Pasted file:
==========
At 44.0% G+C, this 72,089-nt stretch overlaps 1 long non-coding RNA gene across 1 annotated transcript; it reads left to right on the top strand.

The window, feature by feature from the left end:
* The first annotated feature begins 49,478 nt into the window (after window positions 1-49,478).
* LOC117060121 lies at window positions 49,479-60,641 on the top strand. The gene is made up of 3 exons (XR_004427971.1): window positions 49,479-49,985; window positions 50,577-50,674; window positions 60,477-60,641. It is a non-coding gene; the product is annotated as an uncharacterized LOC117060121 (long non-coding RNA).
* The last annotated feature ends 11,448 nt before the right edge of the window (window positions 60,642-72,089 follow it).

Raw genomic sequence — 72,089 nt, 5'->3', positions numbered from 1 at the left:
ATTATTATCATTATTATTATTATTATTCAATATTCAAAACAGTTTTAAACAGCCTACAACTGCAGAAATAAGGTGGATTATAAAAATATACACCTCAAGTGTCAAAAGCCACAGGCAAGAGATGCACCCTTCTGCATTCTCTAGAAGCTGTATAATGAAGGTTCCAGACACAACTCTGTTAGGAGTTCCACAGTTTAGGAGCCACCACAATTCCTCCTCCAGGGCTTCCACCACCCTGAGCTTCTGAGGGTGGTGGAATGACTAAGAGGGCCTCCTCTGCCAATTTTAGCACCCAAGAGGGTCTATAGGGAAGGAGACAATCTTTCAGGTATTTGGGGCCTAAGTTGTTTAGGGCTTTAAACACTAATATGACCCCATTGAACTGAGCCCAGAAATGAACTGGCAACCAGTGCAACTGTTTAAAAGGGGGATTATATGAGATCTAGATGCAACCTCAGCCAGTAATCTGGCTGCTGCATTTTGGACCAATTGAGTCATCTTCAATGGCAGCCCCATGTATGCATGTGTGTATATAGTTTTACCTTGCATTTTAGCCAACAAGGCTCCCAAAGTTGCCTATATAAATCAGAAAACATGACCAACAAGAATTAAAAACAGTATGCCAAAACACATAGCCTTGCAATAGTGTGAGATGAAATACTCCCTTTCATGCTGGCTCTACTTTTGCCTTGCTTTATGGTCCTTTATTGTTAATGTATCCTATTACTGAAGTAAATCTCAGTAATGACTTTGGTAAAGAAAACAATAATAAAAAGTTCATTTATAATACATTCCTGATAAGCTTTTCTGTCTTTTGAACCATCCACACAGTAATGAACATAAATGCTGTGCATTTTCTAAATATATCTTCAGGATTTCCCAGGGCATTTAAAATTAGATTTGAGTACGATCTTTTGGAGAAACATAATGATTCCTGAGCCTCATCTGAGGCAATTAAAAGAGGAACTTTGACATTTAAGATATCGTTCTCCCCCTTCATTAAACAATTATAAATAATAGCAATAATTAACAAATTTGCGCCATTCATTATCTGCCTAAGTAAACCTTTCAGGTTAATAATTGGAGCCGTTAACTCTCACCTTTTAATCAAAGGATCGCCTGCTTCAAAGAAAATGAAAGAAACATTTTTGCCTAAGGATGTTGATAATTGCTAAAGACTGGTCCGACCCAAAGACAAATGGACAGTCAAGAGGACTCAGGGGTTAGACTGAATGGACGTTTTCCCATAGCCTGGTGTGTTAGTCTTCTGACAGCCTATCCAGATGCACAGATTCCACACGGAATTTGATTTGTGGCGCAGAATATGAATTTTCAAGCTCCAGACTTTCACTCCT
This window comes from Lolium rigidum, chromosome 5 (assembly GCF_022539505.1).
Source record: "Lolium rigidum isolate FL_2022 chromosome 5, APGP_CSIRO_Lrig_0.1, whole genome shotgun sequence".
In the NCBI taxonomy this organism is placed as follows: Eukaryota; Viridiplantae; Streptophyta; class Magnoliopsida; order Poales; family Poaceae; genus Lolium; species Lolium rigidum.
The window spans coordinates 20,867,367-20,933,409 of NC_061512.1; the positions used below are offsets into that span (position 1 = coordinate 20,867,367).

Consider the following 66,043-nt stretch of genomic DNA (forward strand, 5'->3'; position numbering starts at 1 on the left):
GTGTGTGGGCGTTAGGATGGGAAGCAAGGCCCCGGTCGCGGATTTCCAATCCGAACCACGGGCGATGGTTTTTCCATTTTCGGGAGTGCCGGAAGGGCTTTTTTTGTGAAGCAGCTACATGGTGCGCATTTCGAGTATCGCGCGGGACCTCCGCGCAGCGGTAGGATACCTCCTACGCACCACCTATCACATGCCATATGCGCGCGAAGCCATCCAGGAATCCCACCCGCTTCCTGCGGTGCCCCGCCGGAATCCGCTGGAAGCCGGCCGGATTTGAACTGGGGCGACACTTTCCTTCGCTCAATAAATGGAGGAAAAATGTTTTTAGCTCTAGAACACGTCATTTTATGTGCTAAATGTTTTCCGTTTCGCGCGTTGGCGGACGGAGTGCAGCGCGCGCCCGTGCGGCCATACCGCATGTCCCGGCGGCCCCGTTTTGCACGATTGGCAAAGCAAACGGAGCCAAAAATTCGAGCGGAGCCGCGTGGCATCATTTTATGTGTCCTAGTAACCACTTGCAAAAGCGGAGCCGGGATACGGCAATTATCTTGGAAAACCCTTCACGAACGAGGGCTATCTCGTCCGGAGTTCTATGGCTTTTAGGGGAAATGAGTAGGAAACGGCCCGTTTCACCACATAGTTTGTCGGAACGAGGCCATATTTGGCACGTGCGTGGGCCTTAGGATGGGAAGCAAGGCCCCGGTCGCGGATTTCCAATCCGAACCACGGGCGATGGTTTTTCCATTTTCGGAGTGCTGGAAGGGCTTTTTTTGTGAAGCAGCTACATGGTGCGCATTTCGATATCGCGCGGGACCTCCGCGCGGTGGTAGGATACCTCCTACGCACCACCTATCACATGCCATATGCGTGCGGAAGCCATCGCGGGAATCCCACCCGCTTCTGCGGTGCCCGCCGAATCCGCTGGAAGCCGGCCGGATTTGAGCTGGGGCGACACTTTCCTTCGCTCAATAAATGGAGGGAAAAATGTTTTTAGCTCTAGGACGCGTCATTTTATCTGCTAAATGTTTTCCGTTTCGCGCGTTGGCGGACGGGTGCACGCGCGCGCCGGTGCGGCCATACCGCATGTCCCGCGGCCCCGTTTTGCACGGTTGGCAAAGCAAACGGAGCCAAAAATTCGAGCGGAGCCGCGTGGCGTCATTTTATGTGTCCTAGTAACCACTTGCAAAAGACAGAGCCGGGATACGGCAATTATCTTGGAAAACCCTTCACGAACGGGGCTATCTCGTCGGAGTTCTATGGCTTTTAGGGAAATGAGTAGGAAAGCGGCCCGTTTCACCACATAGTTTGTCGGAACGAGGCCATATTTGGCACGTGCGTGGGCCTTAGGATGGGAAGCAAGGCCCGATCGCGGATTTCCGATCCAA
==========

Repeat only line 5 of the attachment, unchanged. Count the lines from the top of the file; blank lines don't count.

* The last annotated feature ends 11,448 nt before the right edge of the window (window positions 60,642-72,089 follow it).